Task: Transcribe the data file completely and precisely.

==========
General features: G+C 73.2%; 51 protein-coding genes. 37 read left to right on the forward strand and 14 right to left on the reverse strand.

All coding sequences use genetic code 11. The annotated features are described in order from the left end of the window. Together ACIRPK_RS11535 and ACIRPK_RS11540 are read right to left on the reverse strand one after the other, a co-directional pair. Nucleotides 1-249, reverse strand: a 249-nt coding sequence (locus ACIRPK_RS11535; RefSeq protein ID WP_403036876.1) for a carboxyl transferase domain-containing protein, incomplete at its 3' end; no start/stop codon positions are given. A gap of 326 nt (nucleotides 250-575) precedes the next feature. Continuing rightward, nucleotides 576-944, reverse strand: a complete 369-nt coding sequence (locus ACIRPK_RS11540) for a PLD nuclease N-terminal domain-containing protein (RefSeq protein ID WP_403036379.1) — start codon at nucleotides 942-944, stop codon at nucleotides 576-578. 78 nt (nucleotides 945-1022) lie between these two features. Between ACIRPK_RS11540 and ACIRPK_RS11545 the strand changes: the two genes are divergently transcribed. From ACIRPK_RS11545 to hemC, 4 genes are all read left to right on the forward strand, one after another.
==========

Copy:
General features: G+C 73.2%; 51 protein-coding genes. 37 read left to right on the forward strand and 14 right to left on the reverse strand.

All coding sequences use genetic code 11. The annotated features are described in order from the left end of the window. Together ACIRPK_RS11535 and ACIRPK_RS11540 are read right to left on the reverse strand one after the other, a co-directional pair. Nucleotides 1-249, reverse strand: a 249-nt coding sequence (locus ACIRPK_RS11535; RefSeq protein ID WP_403036876.1) for a carboxyl transferase domain-containing protein, incomplete at its 3' end; no start/stop codon positions are given. A gap of 326 nt (nucleotides 250-575) precedes the next feature. Continuing rightward, nucleotides 576-944, reverse strand: a complete 369-nt coding sequence (locus ACIRPK_RS11540) for a PLD nuclease N-terminal domain-containing protein (RefSeq protein ID WP_403036379.1) — start codon at nucleotides 942-944, stop codon at nucleotides 576-578. 78 nt (nucleotides 945-1022) lie between these two features. Between ACIRPK_RS11540 and ACIRPK_RS11545 the strand changes: the two genes are divergently transcribed. From ACIRPK_RS11545 to hemC, 4 genes are all read left to right on the forward strand, one after another.